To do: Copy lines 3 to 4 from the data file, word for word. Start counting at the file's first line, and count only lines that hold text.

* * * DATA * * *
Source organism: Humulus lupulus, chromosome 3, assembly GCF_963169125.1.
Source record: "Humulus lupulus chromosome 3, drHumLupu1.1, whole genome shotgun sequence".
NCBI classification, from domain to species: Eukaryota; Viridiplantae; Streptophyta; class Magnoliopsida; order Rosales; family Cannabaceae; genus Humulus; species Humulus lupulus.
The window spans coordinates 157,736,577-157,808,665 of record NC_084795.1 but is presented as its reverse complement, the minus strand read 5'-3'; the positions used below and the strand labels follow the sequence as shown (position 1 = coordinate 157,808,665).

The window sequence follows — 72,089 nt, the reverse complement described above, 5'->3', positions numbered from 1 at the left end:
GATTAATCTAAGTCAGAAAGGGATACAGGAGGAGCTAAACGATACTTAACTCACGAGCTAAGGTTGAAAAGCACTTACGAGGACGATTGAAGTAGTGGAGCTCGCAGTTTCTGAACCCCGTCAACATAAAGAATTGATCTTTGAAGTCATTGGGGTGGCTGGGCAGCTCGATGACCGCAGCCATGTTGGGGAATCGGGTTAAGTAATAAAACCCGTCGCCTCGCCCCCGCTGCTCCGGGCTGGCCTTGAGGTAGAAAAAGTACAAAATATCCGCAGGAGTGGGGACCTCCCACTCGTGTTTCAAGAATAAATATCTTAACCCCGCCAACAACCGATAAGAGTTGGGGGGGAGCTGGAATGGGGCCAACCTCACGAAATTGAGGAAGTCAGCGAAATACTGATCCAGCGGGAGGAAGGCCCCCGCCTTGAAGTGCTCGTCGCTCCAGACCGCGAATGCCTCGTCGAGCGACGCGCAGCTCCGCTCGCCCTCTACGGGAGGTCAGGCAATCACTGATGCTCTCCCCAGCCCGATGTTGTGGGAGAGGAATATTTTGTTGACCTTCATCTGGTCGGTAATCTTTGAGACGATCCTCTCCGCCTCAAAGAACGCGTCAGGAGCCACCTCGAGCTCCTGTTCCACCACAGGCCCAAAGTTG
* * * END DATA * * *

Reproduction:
NCBI classification, from domain to species: Eukaryota; Viridiplantae; Streptophyta; class Magnoliopsida; order Rosales; family Cannabaceae; genus Humulus; species Humulus lupulus.
The window spans coordinates 157,736,577-157,808,665 of record NC_084795.1 but is presented as its reverse complement, the minus strand read 5'-3'; the positions used below and the strand labels follow the sequence as shown (position 1 = coordinate 157,808,665).